Press Quotes

Glasgow Herald 2.12.50

More atmospheric and less representational works are contributed among others, Anne Redpath, Margaret Hislop and some of the invited works by such artists as Ursula McCannell, Brenda Mark, Victorine Foot and Mary Fedden advance even further in the direction of cubism or abstraction.

Scotsman 1949: Art Exhibition at French Institute

To consider Miss Foot’s work first. That she is an original artist in the true sense, is apparent at once; in the sense, that is, of possessing an individual colour of mind for which she frequently finds completely successful equivalents in form. Also, though she can be high-minded and serious enough, she has the too rare faculty of being humerous or witty in paint.

Examples of her serious vein are often religious in import, like the large design for a mural “David and Saul,” the “Stabat Mater” or “The Raising of Jairus’s Daughter.”

Her other manner can approach the maliciously grotesque as in the “Cramond Beach” which is very ingenious in design, but she can also give a brilliantly sympathetic comment like the sketch of Jean-Louis Barrault as “Hamlet.”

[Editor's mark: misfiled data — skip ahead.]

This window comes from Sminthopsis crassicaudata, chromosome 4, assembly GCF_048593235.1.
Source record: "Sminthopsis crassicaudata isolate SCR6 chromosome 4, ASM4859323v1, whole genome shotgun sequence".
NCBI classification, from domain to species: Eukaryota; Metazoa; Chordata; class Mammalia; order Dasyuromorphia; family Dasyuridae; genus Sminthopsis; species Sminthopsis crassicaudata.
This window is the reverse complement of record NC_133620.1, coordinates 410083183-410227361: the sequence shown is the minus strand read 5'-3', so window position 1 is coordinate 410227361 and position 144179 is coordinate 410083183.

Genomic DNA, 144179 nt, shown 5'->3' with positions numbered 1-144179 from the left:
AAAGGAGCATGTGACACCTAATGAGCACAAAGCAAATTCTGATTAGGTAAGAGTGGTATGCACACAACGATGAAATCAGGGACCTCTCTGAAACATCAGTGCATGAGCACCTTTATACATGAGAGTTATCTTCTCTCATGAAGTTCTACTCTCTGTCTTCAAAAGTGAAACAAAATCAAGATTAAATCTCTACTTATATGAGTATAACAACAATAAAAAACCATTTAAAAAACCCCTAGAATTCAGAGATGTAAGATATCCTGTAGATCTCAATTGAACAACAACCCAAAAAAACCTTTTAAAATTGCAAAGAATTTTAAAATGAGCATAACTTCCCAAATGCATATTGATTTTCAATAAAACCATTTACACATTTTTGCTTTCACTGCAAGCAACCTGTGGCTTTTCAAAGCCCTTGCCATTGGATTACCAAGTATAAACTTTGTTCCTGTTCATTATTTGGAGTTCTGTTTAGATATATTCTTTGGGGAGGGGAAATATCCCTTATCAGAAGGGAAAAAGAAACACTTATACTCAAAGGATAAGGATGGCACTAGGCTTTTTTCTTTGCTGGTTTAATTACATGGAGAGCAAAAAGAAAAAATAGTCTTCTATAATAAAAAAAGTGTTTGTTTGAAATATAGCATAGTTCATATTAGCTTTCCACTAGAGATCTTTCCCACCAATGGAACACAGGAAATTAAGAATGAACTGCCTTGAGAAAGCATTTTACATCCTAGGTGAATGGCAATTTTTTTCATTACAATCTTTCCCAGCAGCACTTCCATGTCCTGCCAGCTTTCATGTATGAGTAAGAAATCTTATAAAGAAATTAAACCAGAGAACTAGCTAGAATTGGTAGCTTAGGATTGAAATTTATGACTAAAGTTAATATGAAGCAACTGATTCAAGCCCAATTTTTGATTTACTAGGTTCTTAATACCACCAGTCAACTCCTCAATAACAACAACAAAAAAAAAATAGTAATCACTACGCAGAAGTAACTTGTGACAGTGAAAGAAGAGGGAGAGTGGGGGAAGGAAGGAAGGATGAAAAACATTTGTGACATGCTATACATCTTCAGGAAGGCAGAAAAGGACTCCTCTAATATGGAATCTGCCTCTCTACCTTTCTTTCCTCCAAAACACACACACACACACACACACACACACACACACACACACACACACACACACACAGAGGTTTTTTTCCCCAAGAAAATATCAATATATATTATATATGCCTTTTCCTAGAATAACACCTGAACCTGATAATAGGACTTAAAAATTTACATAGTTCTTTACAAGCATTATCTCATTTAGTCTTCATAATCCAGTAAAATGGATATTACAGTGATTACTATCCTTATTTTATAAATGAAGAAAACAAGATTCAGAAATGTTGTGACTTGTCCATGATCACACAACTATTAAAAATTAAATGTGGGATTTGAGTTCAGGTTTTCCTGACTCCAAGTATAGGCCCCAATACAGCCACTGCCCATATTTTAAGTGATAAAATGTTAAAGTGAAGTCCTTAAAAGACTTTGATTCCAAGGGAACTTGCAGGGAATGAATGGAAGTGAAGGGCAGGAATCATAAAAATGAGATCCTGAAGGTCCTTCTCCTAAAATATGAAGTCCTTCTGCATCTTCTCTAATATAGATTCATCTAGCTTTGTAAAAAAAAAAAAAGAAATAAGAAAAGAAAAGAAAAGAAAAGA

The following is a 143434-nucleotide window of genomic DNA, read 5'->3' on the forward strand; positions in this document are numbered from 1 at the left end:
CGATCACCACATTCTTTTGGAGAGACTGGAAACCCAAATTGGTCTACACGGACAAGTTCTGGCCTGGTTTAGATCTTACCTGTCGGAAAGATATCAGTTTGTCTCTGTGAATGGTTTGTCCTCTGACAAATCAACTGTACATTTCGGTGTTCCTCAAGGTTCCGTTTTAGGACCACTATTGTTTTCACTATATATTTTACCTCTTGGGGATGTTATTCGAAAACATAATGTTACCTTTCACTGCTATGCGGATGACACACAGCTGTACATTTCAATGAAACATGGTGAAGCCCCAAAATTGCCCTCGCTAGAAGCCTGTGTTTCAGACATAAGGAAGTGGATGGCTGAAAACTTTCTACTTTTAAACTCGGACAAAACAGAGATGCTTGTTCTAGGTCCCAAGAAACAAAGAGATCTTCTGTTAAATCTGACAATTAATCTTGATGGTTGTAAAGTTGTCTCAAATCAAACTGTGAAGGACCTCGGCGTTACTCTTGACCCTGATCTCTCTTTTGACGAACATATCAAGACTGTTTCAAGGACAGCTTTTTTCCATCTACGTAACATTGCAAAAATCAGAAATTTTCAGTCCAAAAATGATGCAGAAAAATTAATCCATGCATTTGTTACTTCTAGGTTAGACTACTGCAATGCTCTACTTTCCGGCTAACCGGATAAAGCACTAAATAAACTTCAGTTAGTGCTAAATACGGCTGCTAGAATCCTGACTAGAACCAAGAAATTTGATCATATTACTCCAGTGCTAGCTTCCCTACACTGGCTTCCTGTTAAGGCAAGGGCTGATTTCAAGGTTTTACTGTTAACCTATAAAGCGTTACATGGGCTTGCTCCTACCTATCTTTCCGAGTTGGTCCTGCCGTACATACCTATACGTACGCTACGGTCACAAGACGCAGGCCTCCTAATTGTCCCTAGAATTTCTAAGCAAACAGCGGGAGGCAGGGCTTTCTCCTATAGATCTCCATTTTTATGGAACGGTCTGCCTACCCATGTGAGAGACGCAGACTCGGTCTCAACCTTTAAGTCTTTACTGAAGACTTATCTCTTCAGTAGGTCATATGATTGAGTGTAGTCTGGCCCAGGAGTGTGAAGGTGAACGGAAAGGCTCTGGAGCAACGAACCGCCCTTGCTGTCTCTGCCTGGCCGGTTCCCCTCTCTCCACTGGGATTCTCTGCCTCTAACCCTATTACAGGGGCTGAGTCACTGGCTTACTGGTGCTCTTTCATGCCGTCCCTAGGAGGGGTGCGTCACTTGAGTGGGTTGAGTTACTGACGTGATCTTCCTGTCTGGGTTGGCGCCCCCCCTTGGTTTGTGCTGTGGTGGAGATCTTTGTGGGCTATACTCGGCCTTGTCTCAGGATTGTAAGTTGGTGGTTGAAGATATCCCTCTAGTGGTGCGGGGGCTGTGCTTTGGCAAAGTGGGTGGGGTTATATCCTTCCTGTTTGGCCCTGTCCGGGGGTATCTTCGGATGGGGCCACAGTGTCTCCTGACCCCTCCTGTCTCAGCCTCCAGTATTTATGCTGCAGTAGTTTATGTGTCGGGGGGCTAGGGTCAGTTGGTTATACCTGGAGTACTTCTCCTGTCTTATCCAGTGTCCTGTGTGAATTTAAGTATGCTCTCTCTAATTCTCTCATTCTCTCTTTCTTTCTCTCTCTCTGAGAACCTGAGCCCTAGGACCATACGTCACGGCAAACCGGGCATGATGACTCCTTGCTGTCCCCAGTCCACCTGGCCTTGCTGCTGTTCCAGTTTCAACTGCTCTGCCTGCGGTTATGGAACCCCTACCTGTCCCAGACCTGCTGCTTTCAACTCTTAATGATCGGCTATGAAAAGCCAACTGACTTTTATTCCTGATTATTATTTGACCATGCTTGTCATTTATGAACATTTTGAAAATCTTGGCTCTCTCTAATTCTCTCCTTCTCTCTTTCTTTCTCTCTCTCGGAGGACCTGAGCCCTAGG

Scotsman 1949:  The Scottish Society of Scottish Artists

Victorine Foot’s delightful little satire, “Sunday Evening,” must complete our survey of room 2.

 Art News and Review  December 1949: Current Exhibitions   LONDON GROUP   New Burlington House

Other exhibitors – all of them too well aware of Picasso’s “heretical disruption of the human body” – attempt to seduce the imagination. But if they succeed in the optical splitting of reality, they invariably fail in its subsequent synthesis within a work of art: Brian Robb’s Annunciation, for instance, or Louis Le Broquy’s Child With Doll remain fragmentary and aesthetically illogical.

This lack of aesthetic coherence vitiates even the exuberant qualities  of Ceri Richards – and only less pretentious works like Victorine Foot’s On Cramond Beach – reach a higher unity in spite (or, perhaps, because) of their humility.

The Scotsman  London Art Critic  21.04 1950: The Royal Scottish Academy

Just to show that the fantastic exists in the ordinary Victorine Foot (Mrs Eric Schilsky)  flies “A Kite in Venice” by someone who will clearly become a ballet dancer one day and whose shadow may become a cubist museum piece.

Scotsman 14.10.1950: The Society of Scottish Artists

…the various delicately witty little social comments by Victorine Foot and Robin Philipson are all paintings “of the idea,” very successful in the communication of exact shades of psychological reaction.

Scotsman 1950’s: The Scottish Society of Women’s Artists

Which is the painting that impresses one most in a tour of the rooms? Is it Anne Redpath’s colour-fantasy, showing a woman seated at a tea table blended into a pattern of pink and lemon, white and red? Is it Victorine Foot’s Monday-morning washing hanging out in the back green? Or Frances Richardson’s “Still Life on a White Stool,” in which everything is arranged with mathematical precision?